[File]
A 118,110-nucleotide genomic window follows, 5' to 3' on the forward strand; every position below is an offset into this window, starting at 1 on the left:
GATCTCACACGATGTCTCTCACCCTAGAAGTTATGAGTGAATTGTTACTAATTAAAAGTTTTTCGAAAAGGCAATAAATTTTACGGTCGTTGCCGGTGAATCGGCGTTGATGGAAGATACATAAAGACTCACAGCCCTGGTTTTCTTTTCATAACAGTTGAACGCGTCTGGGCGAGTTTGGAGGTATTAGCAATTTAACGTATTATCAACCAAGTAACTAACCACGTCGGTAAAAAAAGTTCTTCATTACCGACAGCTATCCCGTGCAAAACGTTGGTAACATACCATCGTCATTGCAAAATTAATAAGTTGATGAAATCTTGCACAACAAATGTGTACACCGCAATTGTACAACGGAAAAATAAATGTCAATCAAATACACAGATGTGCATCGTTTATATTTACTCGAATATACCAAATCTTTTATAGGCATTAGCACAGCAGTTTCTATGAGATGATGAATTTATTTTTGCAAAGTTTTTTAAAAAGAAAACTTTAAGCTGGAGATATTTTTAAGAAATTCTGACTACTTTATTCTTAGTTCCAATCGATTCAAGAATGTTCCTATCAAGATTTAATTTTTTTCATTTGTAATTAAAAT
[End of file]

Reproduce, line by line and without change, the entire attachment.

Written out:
A 118,110-nucleotide genomic window follows, 5' to 3' on the forward strand; every position below is an offset into this window, starting at 1 on the left:
GATCTCACACGATGTCTCTCACCCTAGAAGTTATGAGTGAATTGTTACTAATTAAAAGTTTTTCGAAAAGGCAATAAATTTTACGGTCGTTGCCGGTGAATCGGCGTTGATGGAAGATACATAAAGACTCACAGCCCTGGTTTTCTTTTCATAACAGTTGAACGCGTCTGGGCGAGTTTGGAGGTATTAGCAATTTAACGTATTATCAACCAAGTAACTAACCACGTCGGTAAAAAAAGTTCTTCATTACCGACAGCTATCCCGTGCAAAACGTTGGTAACATACCATCGTCATTGCAAAATTAATAAGTTGATGAAATCTTGCACAACAAATGTGTACACCGCAATTGTACAACGGAAAAATAAATGTCAATCAAATACACAGATGTGCATCGTTTATATTTACTCGAATATACCAAATCTTTTATAGGCATTAGCACAGCAGTTTCTATGAGATGATGAATTTATTTTTGCAAAGTTTTTTAAAAAGAAAACTTTAAGCTGGAGATATTTTTAAGAAATTCTGACTACTTTATTCTTAGTTCCAATCGATTCAAGAATGTTCCTATCAAGATTTAATTTTTTTCATTTGTAATTAAAAT